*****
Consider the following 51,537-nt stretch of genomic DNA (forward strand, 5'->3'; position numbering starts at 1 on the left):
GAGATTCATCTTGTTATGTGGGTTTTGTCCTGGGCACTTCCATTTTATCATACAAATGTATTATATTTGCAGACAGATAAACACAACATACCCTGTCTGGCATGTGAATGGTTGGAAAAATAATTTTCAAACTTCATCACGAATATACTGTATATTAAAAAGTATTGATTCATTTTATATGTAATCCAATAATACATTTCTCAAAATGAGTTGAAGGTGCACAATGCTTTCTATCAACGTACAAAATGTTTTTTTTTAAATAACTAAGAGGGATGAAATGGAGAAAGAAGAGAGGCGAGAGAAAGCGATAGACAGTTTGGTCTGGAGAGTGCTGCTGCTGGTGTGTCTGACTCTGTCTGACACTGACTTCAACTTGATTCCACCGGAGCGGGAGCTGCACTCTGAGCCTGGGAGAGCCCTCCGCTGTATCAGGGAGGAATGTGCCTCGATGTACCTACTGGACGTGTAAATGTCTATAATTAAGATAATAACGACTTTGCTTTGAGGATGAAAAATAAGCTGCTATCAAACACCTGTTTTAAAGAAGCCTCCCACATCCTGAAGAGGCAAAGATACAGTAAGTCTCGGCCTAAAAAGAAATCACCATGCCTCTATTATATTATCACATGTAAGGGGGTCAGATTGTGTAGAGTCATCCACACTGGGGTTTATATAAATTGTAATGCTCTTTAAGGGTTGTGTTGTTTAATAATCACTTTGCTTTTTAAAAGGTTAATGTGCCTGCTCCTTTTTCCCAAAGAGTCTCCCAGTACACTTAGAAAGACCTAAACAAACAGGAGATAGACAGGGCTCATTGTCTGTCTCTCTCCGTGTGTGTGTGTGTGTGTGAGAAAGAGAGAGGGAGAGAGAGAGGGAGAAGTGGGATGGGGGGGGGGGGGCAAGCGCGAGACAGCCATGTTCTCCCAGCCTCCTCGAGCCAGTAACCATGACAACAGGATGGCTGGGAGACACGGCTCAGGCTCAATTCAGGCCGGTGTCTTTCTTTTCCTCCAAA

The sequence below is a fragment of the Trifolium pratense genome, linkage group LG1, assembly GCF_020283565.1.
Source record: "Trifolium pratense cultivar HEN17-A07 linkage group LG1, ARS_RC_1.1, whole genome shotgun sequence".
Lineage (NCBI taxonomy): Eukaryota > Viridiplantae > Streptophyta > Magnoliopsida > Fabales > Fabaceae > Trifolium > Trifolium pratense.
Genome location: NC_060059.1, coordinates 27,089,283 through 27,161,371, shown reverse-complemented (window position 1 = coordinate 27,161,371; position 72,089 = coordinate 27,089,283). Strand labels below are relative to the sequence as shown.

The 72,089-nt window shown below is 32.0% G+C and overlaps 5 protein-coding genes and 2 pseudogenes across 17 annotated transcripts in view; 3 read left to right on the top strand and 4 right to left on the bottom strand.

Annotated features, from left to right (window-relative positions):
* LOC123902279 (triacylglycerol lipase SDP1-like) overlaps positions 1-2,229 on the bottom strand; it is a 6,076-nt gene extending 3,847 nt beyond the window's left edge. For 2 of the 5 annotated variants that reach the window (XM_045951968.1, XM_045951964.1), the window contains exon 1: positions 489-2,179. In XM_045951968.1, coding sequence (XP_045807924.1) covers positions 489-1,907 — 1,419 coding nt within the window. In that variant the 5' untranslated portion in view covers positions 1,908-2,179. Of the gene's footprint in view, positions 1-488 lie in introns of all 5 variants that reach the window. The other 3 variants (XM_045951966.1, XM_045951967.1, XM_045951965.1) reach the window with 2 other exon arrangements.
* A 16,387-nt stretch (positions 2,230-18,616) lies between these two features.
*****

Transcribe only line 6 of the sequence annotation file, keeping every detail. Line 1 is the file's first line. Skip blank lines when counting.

Genome location: NC_060059.1, coordinates 27,089,283 through 27,161,371, shown reverse-complemented (window position 1 = coordinate 27,161,371; position 72,089 = coordinate 27,089,283). Strand labels below are relative to the sequence as shown.